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Chris Hughes is a Bloomberg Gadfly columnist covering deals. He previously worked for Reuters Breakingviews, as well as the Financial Times and the Independent newspaper.

(Corrected )

Akzo Nobel NV CEO Ton Buechner thinks the Dutch chemicals giant is worth more than the 22.4 billion euros ($24.2 billion) PPG Industries Inc. is prepared to pay.

If Buechner is so confident, he should be held directly accountable. The board should link the bulk of his variable pay to getting the value of the group comfortably above that level.

On Wednesday, Akzo rejected a second proposal from its U.S. competitor worth about 88.72 euros a share, a 7 percent increase on the initial approach.

That was the right response, even though some frustrated shareholders are ardently pushing Buechner to enter talks with the bidder.

Treading Water
Before Akzo rejected the bid, its shares had fallen over the past two years
Source: Bloomberg

On price alone, PPG's proposal remains unacceptable. Including net debt, it values Akzo at 11 times estimated Ebitda. That's no more than the average of its publicly traded peers, and compares poorly with the typical multiple of 15 in the biggest recent chemicals deals.

There is room for a higher bid. Investors are after 95 euros a share, according to Bernstein research. An offer at that level would cost 26 billion euros, including debt. The post-tax return on the acquisition would be a reasonable 8 percent by 2020 once you factor in the potential $1 billion of synergies. Some analysts think Akzo could get there on its own.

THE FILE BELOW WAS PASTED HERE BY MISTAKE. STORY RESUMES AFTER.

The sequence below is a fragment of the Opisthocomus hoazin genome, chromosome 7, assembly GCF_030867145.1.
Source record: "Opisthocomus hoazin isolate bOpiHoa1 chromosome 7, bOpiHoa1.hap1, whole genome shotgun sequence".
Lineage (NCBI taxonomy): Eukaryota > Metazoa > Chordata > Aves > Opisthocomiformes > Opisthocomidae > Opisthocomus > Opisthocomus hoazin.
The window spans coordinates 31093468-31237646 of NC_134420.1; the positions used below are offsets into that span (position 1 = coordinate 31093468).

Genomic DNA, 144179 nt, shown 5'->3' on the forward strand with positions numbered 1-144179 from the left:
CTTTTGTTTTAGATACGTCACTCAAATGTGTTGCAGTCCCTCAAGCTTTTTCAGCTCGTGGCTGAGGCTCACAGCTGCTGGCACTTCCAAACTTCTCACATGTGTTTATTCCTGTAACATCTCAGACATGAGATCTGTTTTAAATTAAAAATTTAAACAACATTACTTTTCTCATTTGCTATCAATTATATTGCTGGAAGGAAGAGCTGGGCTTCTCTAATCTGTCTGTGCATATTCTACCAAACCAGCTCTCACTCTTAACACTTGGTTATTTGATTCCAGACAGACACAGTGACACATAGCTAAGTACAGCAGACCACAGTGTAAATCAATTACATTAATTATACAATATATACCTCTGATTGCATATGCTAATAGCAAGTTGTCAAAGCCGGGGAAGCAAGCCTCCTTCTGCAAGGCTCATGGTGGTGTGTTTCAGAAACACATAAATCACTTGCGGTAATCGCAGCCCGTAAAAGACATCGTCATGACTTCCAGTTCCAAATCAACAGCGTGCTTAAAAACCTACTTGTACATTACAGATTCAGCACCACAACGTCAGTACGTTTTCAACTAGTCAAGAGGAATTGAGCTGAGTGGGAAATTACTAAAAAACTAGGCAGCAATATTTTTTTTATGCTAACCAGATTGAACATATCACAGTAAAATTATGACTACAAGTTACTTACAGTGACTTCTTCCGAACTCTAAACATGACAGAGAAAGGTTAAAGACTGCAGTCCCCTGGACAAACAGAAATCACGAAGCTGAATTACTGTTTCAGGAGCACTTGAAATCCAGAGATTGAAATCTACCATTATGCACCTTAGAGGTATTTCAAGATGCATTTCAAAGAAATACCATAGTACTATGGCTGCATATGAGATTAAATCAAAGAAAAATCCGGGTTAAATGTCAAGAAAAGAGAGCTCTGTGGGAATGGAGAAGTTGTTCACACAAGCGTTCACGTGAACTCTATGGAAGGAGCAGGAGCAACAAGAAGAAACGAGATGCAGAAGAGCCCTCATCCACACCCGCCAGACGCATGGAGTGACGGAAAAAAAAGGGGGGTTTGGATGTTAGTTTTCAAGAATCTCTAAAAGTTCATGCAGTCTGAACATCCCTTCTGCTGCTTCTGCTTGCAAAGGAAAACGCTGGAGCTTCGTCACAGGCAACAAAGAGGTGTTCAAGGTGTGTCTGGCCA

PPG would struggle to offer more cash without pushing the combined company's leverage to an awkward level, hence it sweetened the stock component of its latest offer more than the cash element. A new offer would need yet more stock, and that means the investment story of the enlarged PPG would need to be convincing to Akzo's board and long-term shareholders.

The U.S. bidder could address Akzo's concerns on this score. One relates to job losses. Sadly, that looks to be a reality of the situation -- deal or no deal. Akzo has been cutting costs for the last two years. It could do more. Its operating margin is 11 percent while PPG's is nearly 15 percent. PPG could give assurances that cuts will be fairly split between the companies.

The tougher issue is what Akzo calls a "culture gap" between the companies. Can that be bridged? Almost certainly not. Is that a deal breaker? No, so long as the price is a knockout and PPG can demonstrate it isn't going to wreck what it acquires.

It is for PPG to address these issues on its own initiative. 

But Buechner can't sit still. He needs to prove his team is the right one to extract the value in the company.

Akzo promises new guidance. It needs to go further. There need to be hard and stretching targets. It won't be enough for Buechner simply to put his name by these. His pay needs to be directly linked to achieving them, and getting the shares to the level shareholders could have expected from a deal over the medium term.

Buechner was paid 3.4 million euros in 2015, after he missed out on the part of his bonus linked to shareholder returns. Akzo's total shareholder return between 2013 and 2015 put it eighth in the 11-strong peer group used by the company's own remuneration committee. Last year, the CEO's pay totaled 3.5 million euros, even as Akzo's TSR ranking slid to ninth.

If Akzo doesn't get a cracking offer, Buechner's shareholders need to feel that at least he is in the mire with them.

This column does not necessarily reflect the opinion of Bloomberg LP and its owners.

(Corrects penultimate paragraph to show Buechner's pay was for 2015 and adds 2016 remuneration figures)

To contact the author of this story:
Chris Hughes in London at chughes89@bloomberg.net

To contact the editor responsible for this story:
Edward Evans at eevans3@bloomberg.net